Why does steam rise from manholes in the U.S.?
Dear Straight Dope:
Growing up in England, I would often watch U.S. TV shows, Starsky and Hutch for example, where I noticed that steam rose from the streets during car chases. I have traveled extensively around Europe and Africa, yet never saw any steam. Imagine my delight when I took my first trip to the U.S., Denver in fact, and saw steam, not just during car chases, but all the time! What do people put down there? Please, tell the world! (We don't have a straight dope over here, not even a crooked one.)
SDStaff McCaff replies:
Yup, here in the U.S. we've got the Straight Dope, steam rising from the streets, and Starsky and Hutch. All that a truly progressive civilization requires.
As for what people put down there that causes steam to rise … why, they put steam, of course. Large steam plants tended to be more efficient than small ones, and some industries have waste heat, so, where the density is high enough to support it, you may find centralized steam plants selling heating steam to their neighbors, distributing it in underground insulated pipes. This page from the website for Con Edison, the energy utility in New York City, explains how it works:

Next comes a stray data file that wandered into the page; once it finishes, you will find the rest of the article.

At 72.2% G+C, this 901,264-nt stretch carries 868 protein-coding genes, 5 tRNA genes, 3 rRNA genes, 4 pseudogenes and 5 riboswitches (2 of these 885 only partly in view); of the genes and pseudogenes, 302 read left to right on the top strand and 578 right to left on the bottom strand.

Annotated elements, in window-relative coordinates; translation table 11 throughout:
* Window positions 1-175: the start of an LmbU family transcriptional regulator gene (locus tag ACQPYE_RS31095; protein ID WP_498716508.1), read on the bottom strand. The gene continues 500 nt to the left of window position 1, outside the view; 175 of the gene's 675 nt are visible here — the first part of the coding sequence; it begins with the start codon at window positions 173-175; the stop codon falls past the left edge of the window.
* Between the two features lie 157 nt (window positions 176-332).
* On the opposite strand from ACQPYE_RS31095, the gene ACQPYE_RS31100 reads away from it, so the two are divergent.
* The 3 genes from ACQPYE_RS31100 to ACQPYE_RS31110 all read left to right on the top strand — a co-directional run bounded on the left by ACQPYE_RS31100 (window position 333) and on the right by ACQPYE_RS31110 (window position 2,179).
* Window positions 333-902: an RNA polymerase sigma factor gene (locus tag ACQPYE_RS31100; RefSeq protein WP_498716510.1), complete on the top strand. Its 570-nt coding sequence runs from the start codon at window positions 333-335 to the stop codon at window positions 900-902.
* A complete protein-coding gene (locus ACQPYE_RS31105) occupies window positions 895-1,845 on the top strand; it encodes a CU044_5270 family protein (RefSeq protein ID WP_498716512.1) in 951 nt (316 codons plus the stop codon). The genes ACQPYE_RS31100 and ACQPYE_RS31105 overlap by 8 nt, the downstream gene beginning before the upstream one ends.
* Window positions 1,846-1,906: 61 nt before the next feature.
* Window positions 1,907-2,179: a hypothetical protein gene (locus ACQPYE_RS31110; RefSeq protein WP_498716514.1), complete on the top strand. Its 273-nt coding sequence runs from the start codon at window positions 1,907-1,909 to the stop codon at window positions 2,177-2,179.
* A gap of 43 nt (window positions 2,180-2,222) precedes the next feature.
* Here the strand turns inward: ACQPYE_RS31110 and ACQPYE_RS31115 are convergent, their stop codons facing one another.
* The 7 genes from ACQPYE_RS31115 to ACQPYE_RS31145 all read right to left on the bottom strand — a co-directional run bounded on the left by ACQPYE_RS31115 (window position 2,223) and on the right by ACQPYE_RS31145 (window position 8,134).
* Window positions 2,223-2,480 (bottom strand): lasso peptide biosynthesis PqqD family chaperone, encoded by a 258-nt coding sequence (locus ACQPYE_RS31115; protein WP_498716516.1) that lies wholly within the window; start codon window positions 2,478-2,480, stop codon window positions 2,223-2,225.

Steam power is as much a part of Manhattan as subways and Times Square. The first steam generation plant began operating in 1882 — six months before the first electric service. From this plant, steam traveled through a half-mile main to distribute heat and power to the heart of the downtown Manhattan business district - today's financial district along Wall Street.
Increased public acceptance and popularity of the steam system came in 1888 when a severe blizzard nearly shut down the city. Buildings with their own boilers had difficulty obtaining sufficient coal and wood to keep the building heated. However, the New York steam system remained in service.
Today, steam power has grown to play a major role in the life of the city. In fact, the Con Edison system has become the largest steam district in the United States — larger than the next four U.S. systems combined.
More than 100 miles of mains and service pipes make up the Con Edison steam system. The pipes range in size from one to thirty inches in diameter, and deliver this clean, efficient energy source to about 2,000 customers from the Battery to 96th Street. In fact, Con Edison steam is so clean and pure that it meets all FDA standards. Thus, there are no adverse health effects associated with steam use. Steam can be used for everything from heating and cooling to sterilizing and food processing.
Not to mention providing a lot of atmosphere (literally) in Taxi Driver and Starsky and Hutch.